Love, Heartbreak

4 Types Of Toxic Relationships You Need To Avoid (& How To Spot The Signs)

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Signs Of An Unhealthy Or Toxic Relationship You Need To Get Away From

A toxic relationship can be a different experience for everyone. But, they all end with exhausted and hurt emotions.

Sometimes, we end up dating toxic people and build the wrong kind of relationships — specifically, unhealthy and toxic relationships.

Constantly being in these kinds of relationships leads to confusion and distress for couples looking for a serious love commitment and a lifetime partnership.

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Some couples fighting through a toxic relationship might even go to the length of salvaging whatever they can. 

And there are many types of bad relationships that could be solved with just a little positivity and understanding. But, in reality, there are also a few types of relationships where the best solution is separation.

"Is my relationship healthy?" you may be wondering. And, in order to understand the effects and warning signs of a toxic and unhealthy relationship, you need a break down of the characteristics and behaviors that distinguish these dangerous relationships from good relationships.

So, here are the signs of the 3 types of unhealthy and toxic relationships that you need to get away from.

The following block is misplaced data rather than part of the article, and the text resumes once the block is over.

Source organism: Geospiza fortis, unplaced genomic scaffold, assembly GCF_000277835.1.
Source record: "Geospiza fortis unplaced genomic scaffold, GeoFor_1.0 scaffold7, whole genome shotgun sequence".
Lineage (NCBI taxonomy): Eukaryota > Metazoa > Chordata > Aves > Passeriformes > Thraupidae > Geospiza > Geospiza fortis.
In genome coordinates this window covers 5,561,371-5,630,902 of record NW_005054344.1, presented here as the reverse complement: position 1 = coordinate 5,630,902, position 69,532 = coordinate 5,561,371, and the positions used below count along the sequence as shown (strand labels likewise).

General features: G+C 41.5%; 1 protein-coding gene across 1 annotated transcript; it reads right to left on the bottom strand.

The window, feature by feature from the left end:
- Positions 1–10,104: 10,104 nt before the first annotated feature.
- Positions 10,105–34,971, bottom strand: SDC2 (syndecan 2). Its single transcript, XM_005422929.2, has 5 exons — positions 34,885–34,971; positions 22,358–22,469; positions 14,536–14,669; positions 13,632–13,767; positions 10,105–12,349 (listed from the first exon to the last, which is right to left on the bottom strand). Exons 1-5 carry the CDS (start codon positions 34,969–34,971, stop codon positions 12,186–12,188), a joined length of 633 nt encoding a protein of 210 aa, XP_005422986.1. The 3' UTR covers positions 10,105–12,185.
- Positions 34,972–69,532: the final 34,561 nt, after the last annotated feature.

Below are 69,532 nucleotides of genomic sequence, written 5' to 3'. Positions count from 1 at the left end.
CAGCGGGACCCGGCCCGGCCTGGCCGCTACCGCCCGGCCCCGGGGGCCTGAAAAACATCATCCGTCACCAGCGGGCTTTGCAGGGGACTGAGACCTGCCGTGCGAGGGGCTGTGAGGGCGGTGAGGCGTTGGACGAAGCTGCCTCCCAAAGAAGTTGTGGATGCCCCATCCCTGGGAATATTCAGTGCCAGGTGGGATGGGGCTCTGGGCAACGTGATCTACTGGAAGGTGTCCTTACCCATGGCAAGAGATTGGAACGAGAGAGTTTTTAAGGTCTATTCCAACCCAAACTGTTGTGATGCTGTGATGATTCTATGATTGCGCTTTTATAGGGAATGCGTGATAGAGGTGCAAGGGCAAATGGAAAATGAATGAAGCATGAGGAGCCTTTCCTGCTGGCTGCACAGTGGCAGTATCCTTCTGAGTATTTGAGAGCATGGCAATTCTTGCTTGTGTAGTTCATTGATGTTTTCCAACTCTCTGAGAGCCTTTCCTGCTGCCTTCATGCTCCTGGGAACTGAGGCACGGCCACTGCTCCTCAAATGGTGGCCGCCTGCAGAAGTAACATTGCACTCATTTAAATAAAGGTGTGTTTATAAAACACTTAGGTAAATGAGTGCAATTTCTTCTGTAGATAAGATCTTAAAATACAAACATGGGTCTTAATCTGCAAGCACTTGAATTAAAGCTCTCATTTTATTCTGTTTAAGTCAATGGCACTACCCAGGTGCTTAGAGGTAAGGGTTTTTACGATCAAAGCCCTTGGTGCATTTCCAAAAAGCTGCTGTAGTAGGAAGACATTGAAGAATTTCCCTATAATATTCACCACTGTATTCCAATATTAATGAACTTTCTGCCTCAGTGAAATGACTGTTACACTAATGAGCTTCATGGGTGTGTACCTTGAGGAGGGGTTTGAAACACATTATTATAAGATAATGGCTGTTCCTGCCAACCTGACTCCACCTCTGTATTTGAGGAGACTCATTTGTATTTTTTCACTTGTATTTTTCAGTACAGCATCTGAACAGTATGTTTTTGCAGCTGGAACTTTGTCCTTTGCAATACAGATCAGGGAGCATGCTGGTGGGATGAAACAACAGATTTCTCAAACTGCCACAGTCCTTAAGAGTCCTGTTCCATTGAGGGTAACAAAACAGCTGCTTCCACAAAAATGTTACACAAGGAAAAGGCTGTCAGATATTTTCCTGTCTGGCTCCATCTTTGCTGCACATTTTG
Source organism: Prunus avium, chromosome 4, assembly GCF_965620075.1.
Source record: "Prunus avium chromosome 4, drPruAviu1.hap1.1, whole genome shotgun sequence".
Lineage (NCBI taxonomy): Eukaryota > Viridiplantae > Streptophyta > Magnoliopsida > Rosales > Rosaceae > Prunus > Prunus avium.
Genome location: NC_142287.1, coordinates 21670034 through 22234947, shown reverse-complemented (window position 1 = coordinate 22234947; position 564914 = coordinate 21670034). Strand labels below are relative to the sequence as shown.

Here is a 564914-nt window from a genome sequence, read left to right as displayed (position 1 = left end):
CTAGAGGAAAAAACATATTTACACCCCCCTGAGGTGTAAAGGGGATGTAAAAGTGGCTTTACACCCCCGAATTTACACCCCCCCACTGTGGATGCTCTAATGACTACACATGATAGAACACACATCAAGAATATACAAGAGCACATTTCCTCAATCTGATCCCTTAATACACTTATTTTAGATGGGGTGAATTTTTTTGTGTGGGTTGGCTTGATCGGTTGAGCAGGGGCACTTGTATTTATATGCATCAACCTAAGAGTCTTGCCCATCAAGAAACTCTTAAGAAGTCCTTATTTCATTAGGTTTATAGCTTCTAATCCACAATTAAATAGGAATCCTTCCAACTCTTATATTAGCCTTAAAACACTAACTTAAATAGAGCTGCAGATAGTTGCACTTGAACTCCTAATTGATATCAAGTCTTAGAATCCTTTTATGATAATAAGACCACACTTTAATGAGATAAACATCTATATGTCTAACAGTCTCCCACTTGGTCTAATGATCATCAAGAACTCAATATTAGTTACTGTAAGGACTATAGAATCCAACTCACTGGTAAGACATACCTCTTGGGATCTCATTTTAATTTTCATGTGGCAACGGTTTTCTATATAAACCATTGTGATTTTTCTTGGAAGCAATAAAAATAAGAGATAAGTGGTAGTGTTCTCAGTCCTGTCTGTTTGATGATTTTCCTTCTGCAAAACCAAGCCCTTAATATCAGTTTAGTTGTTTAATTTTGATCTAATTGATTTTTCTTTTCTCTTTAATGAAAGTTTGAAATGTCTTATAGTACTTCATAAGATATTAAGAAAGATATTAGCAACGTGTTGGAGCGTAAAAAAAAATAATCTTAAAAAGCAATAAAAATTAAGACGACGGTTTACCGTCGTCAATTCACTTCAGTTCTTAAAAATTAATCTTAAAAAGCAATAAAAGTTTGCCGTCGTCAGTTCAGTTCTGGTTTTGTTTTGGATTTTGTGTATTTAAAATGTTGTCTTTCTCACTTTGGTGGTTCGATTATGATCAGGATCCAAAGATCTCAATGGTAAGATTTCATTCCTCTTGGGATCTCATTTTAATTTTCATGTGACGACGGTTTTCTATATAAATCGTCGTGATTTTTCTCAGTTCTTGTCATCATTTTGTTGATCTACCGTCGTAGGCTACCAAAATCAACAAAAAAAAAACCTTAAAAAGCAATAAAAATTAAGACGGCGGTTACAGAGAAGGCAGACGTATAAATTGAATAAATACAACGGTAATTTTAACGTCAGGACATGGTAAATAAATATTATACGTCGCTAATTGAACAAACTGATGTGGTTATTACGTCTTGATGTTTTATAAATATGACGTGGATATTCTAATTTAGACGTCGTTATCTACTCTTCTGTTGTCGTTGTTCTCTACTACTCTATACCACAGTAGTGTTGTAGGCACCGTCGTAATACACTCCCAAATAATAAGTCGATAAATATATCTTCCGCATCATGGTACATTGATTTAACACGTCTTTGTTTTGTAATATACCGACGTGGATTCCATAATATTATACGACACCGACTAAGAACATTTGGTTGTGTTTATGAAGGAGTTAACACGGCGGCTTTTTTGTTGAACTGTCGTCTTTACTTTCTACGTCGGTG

1. A dishonest relationship

  • Lying

Studies show that 60 percent of adults cannot carry out a short conversation without bending the truth a little. Consistent lying and dishonesty are emotionally destructive to both partners.

There's no room for a liar in a responsible relationship. Couples need to be honest, communicative, and respectful of one another.

  • Keeping secrets

According to Divorcemag, about 1 in 5 people are keeping secrets relating to infidelity. Like lying, secrets can hurt the respect between two partners and undermine trust.

It’s fine to have a little privacy about something in a relationship such as banks accounts. Your financial privacy can’t hurt someone emotionally. But, if you are seeing another person on the side, that can lead to issues.

  • Being defensive

Defensiveness is a reaction we get when there is a suspected threat or offense taken. Overly defensive behavior puts distance between a couple making it harder to communicate.

It can also raise suspicion and it could be perceived as one hiding something from the other.

  • Pleading for trust

Trust is a key element to all relationships, and what dishonest relationships obviously need. Lack of trust alienates people and it’s disrespectful to continuously show dishonesty towards somebody.

If one has to constantly beg their partner or spouse to “promise” them honesty, or always except the other to be dishonest, that shows a void of trust between close couples

2. An emotionless relationship

  • Emotionally unavailable

This is when one partner harbors emotions and leaves the other in the wind. Psychology Today says that giving your partner the cold shoulder makes them feel distanced, unimportant, rejected, and not a priority.

It has the same effects as dishonesty. Unfortunately, people often don’t realize how emotionally unavailable their partner is until they are well into a relationship.

  • Disconnection

Related to harboring emotions, disconnection and distance can lead to the same negative emotions of feeling rejected and insignificant.